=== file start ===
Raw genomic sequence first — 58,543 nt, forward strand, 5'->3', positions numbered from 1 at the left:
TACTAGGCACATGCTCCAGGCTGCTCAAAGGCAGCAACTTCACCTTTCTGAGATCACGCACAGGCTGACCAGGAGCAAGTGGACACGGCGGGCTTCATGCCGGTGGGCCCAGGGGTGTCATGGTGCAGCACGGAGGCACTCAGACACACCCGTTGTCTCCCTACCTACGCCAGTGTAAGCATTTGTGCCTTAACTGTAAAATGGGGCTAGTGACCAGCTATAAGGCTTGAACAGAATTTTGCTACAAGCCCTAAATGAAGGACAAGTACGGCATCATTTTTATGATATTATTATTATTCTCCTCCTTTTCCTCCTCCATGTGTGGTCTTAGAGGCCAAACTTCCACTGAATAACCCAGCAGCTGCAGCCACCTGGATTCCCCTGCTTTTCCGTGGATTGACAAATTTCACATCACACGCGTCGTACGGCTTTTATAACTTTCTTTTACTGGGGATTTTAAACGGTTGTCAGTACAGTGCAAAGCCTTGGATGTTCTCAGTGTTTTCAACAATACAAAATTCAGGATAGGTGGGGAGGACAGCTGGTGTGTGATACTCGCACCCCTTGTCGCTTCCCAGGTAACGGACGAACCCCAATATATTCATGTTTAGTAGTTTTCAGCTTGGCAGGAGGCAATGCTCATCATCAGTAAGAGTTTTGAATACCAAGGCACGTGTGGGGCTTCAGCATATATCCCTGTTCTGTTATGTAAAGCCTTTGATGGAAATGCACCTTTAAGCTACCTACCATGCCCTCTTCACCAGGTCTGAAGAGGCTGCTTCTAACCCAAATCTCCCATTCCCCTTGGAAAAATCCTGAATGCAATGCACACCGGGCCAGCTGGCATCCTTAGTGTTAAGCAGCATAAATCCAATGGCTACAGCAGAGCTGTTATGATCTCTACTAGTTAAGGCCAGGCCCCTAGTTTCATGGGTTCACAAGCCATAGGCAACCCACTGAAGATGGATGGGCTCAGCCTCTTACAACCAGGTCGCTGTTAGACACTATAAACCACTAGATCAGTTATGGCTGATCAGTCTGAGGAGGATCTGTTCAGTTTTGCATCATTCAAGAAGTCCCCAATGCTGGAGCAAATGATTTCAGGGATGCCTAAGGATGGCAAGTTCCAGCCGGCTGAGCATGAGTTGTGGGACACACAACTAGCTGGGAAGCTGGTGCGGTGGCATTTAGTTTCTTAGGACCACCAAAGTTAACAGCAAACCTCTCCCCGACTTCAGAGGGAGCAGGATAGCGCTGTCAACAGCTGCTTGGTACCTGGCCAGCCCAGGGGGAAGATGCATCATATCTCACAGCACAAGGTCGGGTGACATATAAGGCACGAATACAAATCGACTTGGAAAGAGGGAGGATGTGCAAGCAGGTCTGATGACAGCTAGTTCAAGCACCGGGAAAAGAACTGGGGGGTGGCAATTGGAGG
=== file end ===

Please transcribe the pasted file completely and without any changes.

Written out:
Raw genomic sequence first — 58,543 nt, forward strand, 5'->3', positions numbered from 1 at the left:
TACTAGGCACATGCTCCAGGCTGCTCAAAGGCAGCAACTTCACCTTTCTGAGATCACGCACAGGCTGACCAGGAGCAAGTGGACACGGCGGGCTTCATGCCGGTGGGCCCAGGGGTGTCATGGTGCAGCACGGAGGCACTCAGACACACCCGTTGTCTCCCTACCTACGCCAGTGTAAGCATTTGTGCCTTAACTGTAAAATGGGGCTAGTGACCAGCTATAAGGCTTGAACAGAATTTTGCTACAAGCCCTAAATGAAGGACAAGTACGGCATCATTTTTATGATATTATTATTATTCTCCTCCTTTTCCTCCTCCATGTGTGGTCTTAGAGGCCAAACTTCCACTGAATAACCCAGCAGCTGCAGCCACCTGGATTCCCCTGCTTTTCCGTGGATTGACAAATTTCACATCACACGCGTCGTACGGCTTTTATAACTTTCTTTTACTGGGGATTTTAAACGGTTGTCAGTACAGTGCAAAGCCTTGGATGTTCTCAGTGTTTTCAACAATACAAAATTCAGGATAGGTGGGGAGGACAGCTGGTGTGTGATACTCGCACCCCTTGTCGCTTCCCAGGTAACGGACGAACCCCAATATATTCATGTTTAGTAGTTTTCAGCTTGGCAGGAGGCAATGCTCATCATCAGTAAGAGTTTTGAATACCAAGGCACGTGTGGGGCTTCAGCATATATCCCTGTTCTGTTATGTAAAGCCTTTGATGGAAATGCACCTTTAAGCTACCTACCATGCCCTCTTCACCAGGTCTGAAGAGGCTGCTTCTAACCCAAATCTCCCATTCCCCTTGGAAAAATCCTGAATGCAATGCACACCGGGCCAGCTGGCATCCTTAGTGTTAAGCAGCATAAATCCAATGGCTACAGCAGAGCTGTTATGATCTCTACTAGTTAAGGCCAGGCCCCTAGTTTCATGGGTTCACAAGCCATAGGCAACCCACTGAAGATGGATGGGCTCAGCCTCTTACAACCAGGTCGCTGTTAGACACTATAAACCACTAGATCAGTTATGGCTGATCAGTCTGAGGAGGATCTGTTCAGTTTTGCATCATTCAAGAAGTCCCCAATGCTGGAGCAAATGATTTCAGGGATGCCTAAGGATGGCAAGTTCCAGCCGGCTGAGCATGAGTTGTGGGACACACAACTAGCTGGGAAGCTGGTGCGGTGGCATTTAGTTTCTTAGGACCACCAAAGTTAACAGCAAACCTCTCCCCGACTTCAGAGGGAGCAGGATAGCGCTGTCAACAGCTGCTTGGTACCTGGCCAGCCCAGGGGGAAGATGCATCATATCTCACAGCACAAGGTCGGGTGACATATAAGGCACGAATACAAATCGACTTGGAAAGAGGGAGGATGTGCAAGCAGGTCTGATGACAGCTAGTTCAAGCACCGGGAAAAGAACTGGGGGGTGGCAATTGGAGG